Dr Ashok Kumar, who graduated from Pondicherry Veterinary College, is at the helm of the chain of CPVet hospitals. Recalling his early days, when he was about to finish his college and start veterinary practice, Dr Ashok says, “I thought of going for large animal practice. So I started treating ill cows and buffalos during my visits to my native village (Madhubani) in Bihar in college breaks.”
“My problem in large animal practice was that I didn’t have the courage to get money, even the cost of medicines, from those village cattle owners who were extremely poor,” narrates Dr Ashok, adding that he was just a student or barely a young practitioner then, so his decision to move to Delhi.
Starting small animal practice
“Life at Pondicherry Medical College was something I would never forget—be it south Indian food, broken local language, friends and my beloved professors,” says Dr Ashok. He adds, “Leaving them all behind I reached Delhi where my cousin sister was staying too. “But I knew nobody in the veterinary circle,” he mentions.
Sanjay Gandhi Animal Care Centre (SGACC) was where he started working as a small animal practitioner. He later started working at Dr Kharb’s Pet Clinic & Surgery in Gurgaon. After which he started CPVet.
An opportunity to help the voiceless
The eight hospitals of CP Vets in Delhi and NCR are well-equipped with modern equipments and technologies, which include digital x-ray and ultrasound machines with in-house labs and grooming facilities. A team of 12 veterinarians and 55 staffers operate the CPvet hospitals round the clock. When asked the best aspect of veterinary profession, Dr Ashok says, “Apart from diagnosis, best part of this profession is that we have the opportunity to treat the patients who are voiceless and can’t express their own pain and agony. Some cases are extremely complicated and when we can help them, it is the most satisfying and heartwarming.
Common problems and concerns
“Cases related gastro and endocrinology are common among our patients. But cancer is an increasing problem among dogs,” mentions Dr Ashok, adding, “Skin, spleen and liver tumours are common. Bone tumour is the fourth most common cancer case. He says it’s hard to figure out why the cases of cancer are increasing among dogs.
“What I have noticed today is that more than 50 percent of pet hospitals have x-ray machines and more than 10 percent have ultrasound facility. Diagnostic treatments have become a new norm and nowadays diagnostic labs are common everywhere,” he says, adding vaccinations have been improved and distemper cases have reduced.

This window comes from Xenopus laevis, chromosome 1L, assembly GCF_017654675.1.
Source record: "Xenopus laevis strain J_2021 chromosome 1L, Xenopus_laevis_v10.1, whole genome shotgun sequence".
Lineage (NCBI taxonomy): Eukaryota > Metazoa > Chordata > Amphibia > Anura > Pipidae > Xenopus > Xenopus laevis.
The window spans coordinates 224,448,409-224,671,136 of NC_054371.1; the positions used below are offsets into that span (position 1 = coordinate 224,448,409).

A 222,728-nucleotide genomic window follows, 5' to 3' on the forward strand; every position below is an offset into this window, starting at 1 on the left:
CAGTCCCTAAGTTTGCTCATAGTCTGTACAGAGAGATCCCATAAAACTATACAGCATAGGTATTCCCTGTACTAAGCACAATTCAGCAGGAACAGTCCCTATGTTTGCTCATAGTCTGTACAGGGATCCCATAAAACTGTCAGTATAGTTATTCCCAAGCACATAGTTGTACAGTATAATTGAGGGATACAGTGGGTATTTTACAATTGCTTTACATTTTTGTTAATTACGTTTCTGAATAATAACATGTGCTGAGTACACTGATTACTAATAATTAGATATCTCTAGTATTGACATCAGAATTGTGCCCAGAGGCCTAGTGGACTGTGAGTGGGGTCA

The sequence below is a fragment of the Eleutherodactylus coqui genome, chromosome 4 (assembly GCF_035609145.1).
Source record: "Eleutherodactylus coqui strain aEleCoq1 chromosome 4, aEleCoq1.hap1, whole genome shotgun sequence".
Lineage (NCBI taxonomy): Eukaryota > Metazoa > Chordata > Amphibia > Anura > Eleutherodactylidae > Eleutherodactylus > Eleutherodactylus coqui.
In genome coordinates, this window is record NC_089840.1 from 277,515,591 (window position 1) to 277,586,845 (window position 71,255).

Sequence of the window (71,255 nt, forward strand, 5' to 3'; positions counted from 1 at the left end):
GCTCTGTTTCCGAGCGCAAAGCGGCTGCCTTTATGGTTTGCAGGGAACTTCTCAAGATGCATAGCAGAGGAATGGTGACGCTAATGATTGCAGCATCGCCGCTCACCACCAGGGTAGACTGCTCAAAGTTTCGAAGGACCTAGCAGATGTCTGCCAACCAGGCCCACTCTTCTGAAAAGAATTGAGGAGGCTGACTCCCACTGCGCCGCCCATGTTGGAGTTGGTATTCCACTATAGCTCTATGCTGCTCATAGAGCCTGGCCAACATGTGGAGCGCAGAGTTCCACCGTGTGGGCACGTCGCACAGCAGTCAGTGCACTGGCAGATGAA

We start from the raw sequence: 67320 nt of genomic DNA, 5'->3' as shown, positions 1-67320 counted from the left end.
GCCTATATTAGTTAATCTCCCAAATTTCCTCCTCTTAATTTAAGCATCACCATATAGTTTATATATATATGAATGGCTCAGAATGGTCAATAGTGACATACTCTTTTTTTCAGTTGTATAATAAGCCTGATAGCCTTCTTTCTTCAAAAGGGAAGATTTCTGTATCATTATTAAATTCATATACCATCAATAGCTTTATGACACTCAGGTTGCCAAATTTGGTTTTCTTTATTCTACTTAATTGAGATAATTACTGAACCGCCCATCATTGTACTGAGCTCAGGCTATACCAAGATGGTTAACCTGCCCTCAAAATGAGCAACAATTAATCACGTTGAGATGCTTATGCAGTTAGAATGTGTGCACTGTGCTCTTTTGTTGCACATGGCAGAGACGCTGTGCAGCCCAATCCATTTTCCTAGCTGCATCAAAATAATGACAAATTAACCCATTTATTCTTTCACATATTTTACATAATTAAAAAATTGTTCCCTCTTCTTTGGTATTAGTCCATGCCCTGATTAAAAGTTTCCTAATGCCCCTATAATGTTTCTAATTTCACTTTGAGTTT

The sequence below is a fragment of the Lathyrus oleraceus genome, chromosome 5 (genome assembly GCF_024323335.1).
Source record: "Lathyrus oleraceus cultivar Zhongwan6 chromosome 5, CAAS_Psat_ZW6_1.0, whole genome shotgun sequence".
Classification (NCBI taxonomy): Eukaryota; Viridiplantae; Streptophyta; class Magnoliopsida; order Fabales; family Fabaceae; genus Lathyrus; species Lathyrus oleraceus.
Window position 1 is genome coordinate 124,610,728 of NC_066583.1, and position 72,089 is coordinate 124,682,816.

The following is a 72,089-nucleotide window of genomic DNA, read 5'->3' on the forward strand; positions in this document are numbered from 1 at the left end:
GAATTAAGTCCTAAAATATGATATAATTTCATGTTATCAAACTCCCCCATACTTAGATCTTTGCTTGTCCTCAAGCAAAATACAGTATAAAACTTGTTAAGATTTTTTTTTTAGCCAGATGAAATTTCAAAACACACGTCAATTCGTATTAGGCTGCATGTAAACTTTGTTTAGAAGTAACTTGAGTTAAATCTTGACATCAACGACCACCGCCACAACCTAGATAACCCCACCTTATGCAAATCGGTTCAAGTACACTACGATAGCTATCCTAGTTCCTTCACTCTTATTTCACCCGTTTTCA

In case of rare and complicated cases or ailments, vets at CPvet hospitals seek supports from experts like vet professors in different vet institutes, such as Indian Veterinary Research Institute (IVRI). “Sometimes we send samples to them and get their opinions,” says Dr Ashok. He adds, “Though we have all facilities at par with the developed countries, we still need some faster updates in facilities and equipments, which we hopefully will gain in 10 years down the line as we are learning a lot through regular international conferences and educational programmes in the industry.”
Advice to pet parents
As a mutual advice to pet parents, Dr Ashok says, “I have noticed that 80 percent of pet parents in our country are extremely good and they adopt their pets like their own kids. While the rest needs improvement in their way of nurturing pet dogs. My advice to every pet parent is that don’t keep pet dogs only because other people do it so. Be a responsible pet parent.” Apart from pet parents, he has a piece of advice to new veterinary graduates: “Young vet graduates have diverse areas open for them to choose from in vet practices.”
Good news for pet parents is that CPvet is now gearing up to spread its footprints in newer cities such as Chandigarh, Jaipur and Lucknow soon.